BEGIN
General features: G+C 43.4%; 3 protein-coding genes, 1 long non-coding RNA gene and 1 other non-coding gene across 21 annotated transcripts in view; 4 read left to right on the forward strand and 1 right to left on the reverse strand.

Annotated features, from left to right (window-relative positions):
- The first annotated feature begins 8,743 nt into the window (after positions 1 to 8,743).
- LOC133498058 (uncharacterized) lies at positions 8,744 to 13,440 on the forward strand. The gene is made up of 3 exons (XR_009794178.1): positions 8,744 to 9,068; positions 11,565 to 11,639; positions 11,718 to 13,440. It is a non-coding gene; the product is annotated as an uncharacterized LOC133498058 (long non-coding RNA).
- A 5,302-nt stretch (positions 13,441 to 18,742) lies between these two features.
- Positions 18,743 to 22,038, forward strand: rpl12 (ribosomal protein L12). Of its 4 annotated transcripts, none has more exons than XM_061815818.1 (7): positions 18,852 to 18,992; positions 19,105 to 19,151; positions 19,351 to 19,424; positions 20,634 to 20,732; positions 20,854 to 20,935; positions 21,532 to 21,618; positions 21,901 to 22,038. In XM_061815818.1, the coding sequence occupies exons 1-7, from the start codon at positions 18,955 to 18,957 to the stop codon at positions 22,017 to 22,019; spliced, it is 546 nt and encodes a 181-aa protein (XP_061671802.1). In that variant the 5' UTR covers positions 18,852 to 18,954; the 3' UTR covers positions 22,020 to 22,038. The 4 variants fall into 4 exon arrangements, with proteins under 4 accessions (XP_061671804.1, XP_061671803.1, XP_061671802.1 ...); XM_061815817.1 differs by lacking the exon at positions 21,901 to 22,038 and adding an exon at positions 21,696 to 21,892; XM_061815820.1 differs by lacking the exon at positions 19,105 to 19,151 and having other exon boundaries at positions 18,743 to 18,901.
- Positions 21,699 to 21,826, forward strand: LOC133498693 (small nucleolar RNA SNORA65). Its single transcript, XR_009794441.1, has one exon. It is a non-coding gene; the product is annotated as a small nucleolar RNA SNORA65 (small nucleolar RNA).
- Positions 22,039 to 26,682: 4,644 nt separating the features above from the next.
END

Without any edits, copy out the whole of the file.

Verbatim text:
General features: G+C 43.4%; 3 protein-coding genes, 1 long non-coding RNA gene and 1 other non-coding gene across 21 annotated transcripts in view; 4 read left to right on the forward strand and 1 right to left on the reverse strand.

Annotated features, from left to right (window-relative positions):
- The first annotated feature begins 8,743 nt into the window (after positions 1 to 8,743).
- LOC133498058 (uncharacterized) lies at positions 8,744 to 13,440 on the forward strand. The gene is made up of 3 exons (XR_009794178.1): positions 8,744 to 9,068; positions 11,565 to 11,639; positions 11,718 to 13,440. It is a non-coding gene; the product is annotated as an uncharacterized LOC133498058 (long non-coding RNA).
- A 5,302-nt stretch (positions 13,441 to 18,742) lies between these two features.
- Positions 18,743 to 22,038, forward strand: rpl12 (ribosomal protein L12). Of its 4 annotated transcripts, none has more exons than XM_061815818.1 (7): positions 18,852 to 18,992; positions 19,105 to 19,151; positions 19,351 to 19,424; positions 20,634 to 20,732; positions 20,854 to 20,935; positions 21,532 to 21,618; positions 21,901 to 22,038. In XM_061815818.1, the coding sequence occupies exons 1-7, from the start codon at positions 18,955 to 18,957 to the stop codon at positions 22,017 to 22,019; spliced, it is 546 nt and encodes a 181-aa protein (XP_061671802.1). In that variant the 5' UTR covers positions 18,852 to 18,954; the 3' UTR covers positions 22,020 to 22,038. The 4 variants fall into 4 exon arrangements, with proteins under 4 accessions (XP_061671804.1, XP_061671803.1, XP_061671802.1 ...); XM_061815817.1 differs by lacking the exon at positions 21,901 to 22,038 and adding an exon at positions 21,696 to 21,892; XM_061815820.1 differs by lacking the exon at positions 19,105 to 19,151 and having other exon boundaries at positions 18,743 to 18,901.
- Positions 21,699 to 21,826, forward strand: LOC133498693 (small nucleolar RNA SNORA65). Its single transcript, XR_009794441.1, has one exon. It is a non-coding gene; the product is annotated as a small nucleolar RNA SNORA65 (small nucleolar RNA).
- Positions 22,039 to 26,682: 4,644 nt separating the features above from the next.